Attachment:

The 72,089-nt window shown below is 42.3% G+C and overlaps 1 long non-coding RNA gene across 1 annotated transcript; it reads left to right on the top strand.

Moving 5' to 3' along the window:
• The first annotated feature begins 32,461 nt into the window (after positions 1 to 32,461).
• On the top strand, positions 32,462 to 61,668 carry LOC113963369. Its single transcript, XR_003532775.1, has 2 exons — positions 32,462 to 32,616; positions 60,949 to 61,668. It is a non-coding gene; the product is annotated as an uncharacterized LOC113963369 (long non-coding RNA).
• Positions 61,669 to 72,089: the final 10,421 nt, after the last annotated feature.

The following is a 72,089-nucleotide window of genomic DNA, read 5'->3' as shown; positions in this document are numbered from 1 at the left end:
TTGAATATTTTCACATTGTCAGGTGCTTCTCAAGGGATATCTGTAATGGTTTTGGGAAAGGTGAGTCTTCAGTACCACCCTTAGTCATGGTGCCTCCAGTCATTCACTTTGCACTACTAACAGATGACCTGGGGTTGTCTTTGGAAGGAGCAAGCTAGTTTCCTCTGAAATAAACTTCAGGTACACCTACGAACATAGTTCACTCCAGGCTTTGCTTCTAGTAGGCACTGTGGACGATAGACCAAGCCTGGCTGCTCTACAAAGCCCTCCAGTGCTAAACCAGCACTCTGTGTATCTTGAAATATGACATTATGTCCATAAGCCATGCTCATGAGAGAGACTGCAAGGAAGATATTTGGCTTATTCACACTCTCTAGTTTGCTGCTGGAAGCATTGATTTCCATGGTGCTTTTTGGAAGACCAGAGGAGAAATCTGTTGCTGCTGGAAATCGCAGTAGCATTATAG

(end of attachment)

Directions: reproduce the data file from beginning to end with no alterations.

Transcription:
The 72,089-nt window shown below is 42.3% G+C and overlaps 1 long non-coding RNA gene across 1 annotated transcript; it reads left to right on the top strand.

Moving 5' to 3' along the window:
• The first annotated feature begins 32,461 nt into the window (after positions 1 to 32,461).
• On the top strand, positions 32,462 to 61,668 carry LOC113963369. Its single transcript, XR_003532775.1, has 2 exons — positions 32,462 to 32,616; positions 60,949 to 61,668. It is a non-coding gene; the product is annotated as an uncharacterized LOC113963369 (long non-coding RNA).
• Positions 61,669 to 72,089: the final 10,421 nt, after the last annotated feature.

The following is a 72,089-nucleotide window of genomic DNA, read 5'->3' as shown; positions in this document are numbered from 1 at the left end:
TTGAATATTTTCACATTGTCAGGTGCTTCTCAAGGGATATCTGTAATGGTTTTGGGAAAGGTGAGTCTTCAGTACCACCCTTAGTCATGGTGCCTCCAGTCATTCACTTTGCACTACTAACAGATGACCTGGGGTTGTCTTTGGAAGGAGCAAGCTAGTTTCCTCTGAAATAAACTTCAGGTACACCTACGAACATAGTTCACTCCAGGCTTTGCTTCTAGTAGGCACTGTGGACGATAGACCAAGCCTGGCTGCTCTACAAAGCCCTCCAGTGCTAAACCAGCACTCTGTGTATCTTGAAATATGACATTATGTCCATAAGCCATGCTCATGAGAGAGACTGCAAGGAAGATATTTGGCTTATTCACACTCTCTAGTTTGCTGCTGGAAGCATTGATTTCCATGGTGCTTTTTGGAAGACCAGAGGAGAAATCTGTTGCTGCTGGAAATCGCAGTAGCATTATAG